Though no clear explanation has been forthcoming from the vaccine manufacturers, some doctors have attempted to explain the exclusion of persons on blood thinners as a needed precaution to prevent excessive bleeding or formation of a haematoma (blood collection causing a swelling in the muscle into which the injection is made). How justified is this fear?
Millions of heart patients world over, who are on anti-platelet drugs, get influenza vaccine injections (‘flu shots’) frequently. Some of them get pneumococcal vaccine injections.
Persons with rheumatic heart disease, many of them young and thin, are required to take an intramuscular injection of long acting benzathine penicillin once in three to four weeks, to prevent streptococcal throat infection which may lead to recurrence of rheumatic fever and aggravation of heart disease.
If they have a mechanical heart valve implanted, they are on anticoagulants regularly, to prevent the valve from clotting. Anticoagulant medication is not stopped every time they get an intramuscular injection. What then is the rationale for stopping the persons who need it most and will benefit best from getting the vaccine?
Usually, any tendency to excessive bleeding due to anti-platelet or anticoagulant drugs would have already been detected and corrected through dose adjustment by the treating physician. No special tests are needed for monitoring anti-platelet drugs.
Anticoagulant dosage is monitored by periodically performing a blood test for estimating INR (International Normalised Ratio) or PT (Prothrombin Time). These tests help to identify a dose that is both effective and safe.
According to Public Health England’s Green Book, a person on anticoagulant therapy can receive the COVID-19 vaccine, if the INR is below the upper level of the therapeutic range. It is recommended that the injection be made with a fine gauge needle (23 or 25 gauge) and firm pressure is applied to the injection site for two minutes. If there is doubt about the anticoagulant status, the person is referred to the treating physician for review and recommendation. Though no cautionary guidelines are prescribed for persons on anti-platelet drugs, similar precautions may be followed for them with respect to a fine needle and longer compression of the injection site. The risk of bleeding or haematoma is in any case less for anti-platelet drugs than with anticoagulants.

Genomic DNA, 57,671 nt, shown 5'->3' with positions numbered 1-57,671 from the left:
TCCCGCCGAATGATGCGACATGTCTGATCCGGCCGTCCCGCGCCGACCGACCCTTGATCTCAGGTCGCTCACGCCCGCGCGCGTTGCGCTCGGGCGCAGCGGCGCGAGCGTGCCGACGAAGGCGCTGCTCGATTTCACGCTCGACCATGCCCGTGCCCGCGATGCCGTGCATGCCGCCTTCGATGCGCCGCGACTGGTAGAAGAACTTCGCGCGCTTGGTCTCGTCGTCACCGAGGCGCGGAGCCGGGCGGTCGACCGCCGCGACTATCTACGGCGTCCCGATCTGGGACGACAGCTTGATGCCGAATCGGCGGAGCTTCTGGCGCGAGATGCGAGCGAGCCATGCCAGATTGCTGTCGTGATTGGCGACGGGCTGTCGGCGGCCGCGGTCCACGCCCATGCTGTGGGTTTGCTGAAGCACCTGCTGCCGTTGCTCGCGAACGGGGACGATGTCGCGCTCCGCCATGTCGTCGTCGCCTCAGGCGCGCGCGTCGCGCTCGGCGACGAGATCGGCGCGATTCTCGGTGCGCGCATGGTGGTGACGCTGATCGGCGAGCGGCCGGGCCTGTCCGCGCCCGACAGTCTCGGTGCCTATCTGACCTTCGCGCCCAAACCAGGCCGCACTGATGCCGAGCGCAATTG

In either situation, there is no rationale for flat denial of the vaccine to those who need it most because of their medical conditions. Unless suitable clarifications are issued by the authorities, vaccinators may turn away persons who are on these drugs. It will be a disservice if many millions who are on aspirin because of cardiovascular risk are denied a potentially life saving vaccine. Can these instructions now flow through the fine needle of rational guidelines rather than the blunt rejection of all persons who are on ‘blood thinners’?
(Prof K Srinath Reddy, a cardiologist and epidemiologist, is President, Public Health Foundation of India (PHFI). He is the author of ‘Make Health in India: Reaching a Billion Plus’. The views expressed are personal).
(The article was first published in FIT and has been republished with permission)